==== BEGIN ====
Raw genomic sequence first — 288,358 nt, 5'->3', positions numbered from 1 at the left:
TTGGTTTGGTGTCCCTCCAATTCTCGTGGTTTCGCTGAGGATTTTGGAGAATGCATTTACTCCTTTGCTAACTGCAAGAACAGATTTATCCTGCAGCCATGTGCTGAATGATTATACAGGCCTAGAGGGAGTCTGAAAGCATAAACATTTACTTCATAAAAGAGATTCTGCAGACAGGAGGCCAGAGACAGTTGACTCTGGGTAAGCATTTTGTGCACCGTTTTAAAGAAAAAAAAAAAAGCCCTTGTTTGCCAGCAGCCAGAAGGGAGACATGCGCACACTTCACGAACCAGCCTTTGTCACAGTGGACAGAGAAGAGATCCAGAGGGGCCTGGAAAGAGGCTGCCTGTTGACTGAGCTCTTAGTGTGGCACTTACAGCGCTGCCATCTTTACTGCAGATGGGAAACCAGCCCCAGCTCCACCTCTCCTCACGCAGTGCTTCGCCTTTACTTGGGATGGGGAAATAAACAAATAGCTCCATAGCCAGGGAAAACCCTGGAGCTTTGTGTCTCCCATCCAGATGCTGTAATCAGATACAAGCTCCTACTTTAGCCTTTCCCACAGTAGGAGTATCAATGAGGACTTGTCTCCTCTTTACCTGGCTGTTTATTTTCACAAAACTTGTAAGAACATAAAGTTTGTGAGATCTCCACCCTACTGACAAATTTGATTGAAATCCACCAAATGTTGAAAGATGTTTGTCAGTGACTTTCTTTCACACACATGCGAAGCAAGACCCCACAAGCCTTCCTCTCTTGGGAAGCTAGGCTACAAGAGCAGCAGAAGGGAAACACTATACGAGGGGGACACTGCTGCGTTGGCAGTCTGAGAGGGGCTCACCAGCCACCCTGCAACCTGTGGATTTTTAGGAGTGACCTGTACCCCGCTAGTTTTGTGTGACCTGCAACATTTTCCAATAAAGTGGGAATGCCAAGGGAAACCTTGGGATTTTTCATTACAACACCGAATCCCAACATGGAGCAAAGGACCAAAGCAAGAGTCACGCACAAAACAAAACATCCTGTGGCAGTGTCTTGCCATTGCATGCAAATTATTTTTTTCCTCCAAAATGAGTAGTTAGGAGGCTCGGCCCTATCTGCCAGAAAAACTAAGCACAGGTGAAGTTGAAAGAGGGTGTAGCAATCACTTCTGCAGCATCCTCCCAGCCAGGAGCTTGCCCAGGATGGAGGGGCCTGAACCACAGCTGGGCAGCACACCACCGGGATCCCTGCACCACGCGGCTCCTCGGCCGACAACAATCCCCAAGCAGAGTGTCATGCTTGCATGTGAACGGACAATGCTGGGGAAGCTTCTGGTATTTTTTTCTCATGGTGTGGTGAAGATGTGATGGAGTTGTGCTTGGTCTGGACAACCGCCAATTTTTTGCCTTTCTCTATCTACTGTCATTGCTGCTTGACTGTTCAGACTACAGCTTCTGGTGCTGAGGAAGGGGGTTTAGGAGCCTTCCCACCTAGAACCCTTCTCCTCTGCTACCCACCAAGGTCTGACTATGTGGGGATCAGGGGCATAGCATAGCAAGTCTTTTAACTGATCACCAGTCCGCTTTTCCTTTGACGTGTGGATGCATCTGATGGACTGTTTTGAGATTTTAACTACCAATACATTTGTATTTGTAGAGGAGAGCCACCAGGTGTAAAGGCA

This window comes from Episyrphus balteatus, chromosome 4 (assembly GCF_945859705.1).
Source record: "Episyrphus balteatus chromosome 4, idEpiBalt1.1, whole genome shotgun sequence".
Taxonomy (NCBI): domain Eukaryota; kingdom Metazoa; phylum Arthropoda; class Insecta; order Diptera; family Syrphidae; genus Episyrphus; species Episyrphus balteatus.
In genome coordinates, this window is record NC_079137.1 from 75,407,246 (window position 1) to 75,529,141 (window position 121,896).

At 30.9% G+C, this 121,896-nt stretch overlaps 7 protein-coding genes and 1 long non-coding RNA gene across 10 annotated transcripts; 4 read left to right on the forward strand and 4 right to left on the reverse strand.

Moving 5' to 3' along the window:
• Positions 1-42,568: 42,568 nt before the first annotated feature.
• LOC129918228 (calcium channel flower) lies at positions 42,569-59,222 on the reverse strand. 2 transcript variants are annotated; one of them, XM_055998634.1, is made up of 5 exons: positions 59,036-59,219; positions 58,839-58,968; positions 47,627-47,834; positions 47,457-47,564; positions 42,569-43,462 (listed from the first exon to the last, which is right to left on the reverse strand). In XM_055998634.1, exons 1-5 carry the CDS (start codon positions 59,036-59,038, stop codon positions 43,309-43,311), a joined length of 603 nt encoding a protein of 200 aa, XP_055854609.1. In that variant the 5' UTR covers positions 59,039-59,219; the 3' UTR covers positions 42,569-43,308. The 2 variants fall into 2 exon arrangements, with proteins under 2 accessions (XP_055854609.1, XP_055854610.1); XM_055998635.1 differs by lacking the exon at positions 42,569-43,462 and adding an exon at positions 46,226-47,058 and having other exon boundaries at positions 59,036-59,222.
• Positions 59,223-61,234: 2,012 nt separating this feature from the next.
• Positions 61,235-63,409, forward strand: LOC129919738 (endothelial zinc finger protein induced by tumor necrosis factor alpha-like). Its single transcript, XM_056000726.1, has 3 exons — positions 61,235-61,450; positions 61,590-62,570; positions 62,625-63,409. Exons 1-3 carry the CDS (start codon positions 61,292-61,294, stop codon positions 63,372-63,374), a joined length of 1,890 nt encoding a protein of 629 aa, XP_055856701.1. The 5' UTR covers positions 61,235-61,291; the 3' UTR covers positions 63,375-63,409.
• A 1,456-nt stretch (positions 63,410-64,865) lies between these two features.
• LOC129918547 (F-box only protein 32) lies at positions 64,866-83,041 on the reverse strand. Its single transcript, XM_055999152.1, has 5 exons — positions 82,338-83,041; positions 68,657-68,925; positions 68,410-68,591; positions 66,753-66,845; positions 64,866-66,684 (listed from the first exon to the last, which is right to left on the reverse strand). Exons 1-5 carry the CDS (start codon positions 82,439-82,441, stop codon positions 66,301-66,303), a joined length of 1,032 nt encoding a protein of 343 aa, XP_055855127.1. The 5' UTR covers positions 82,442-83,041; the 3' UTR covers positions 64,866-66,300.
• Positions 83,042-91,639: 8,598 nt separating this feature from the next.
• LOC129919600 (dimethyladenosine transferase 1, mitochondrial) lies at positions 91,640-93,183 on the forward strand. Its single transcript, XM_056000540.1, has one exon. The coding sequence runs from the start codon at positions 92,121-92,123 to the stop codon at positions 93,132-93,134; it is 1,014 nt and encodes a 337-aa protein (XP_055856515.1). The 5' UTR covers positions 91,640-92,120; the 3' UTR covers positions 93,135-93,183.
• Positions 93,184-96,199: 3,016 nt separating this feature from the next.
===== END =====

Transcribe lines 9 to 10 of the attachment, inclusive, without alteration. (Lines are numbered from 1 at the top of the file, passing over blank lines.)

• Positions 1-42,568: 42,568 nt before the first annotated feature.
• LOC129918228 (calcium channel flower) lies at positions 42,569-59,222 on the reverse strand. 2 transcript variants are annotated; one of them, XM_055998634.1, is made up of 5 exons: positions 59,036-59,219; positions 58,839-58,968; positions 47,627-47,834; positions 47,457-47,564; positions 42,569-43,462 (listed from the first exon to the last, which is right to left on the reverse strand). In XM_055998634.1, exons 1-5 carry the CDS (start codon positions 59,036-59,038, stop codon positions 43,309-43,311), a joined length of 603 nt encoding a protein of 200 aa, XP_055854609.1. In that variant the 5' UTR covers positions 59,039-59,219; the 3' UTR covers positions 42,569-43,308. The 2 variants fall into 2 exon arrangements, with proteins under 2 accessions (XP_055854609.1, XP_055854610.1); XM_055998635.1 differs by lacking the exon at positions 42,569-43,462 and adding an exon at positions 46,226-47,058 and having other exon boundaries at positions 59,036-59,222.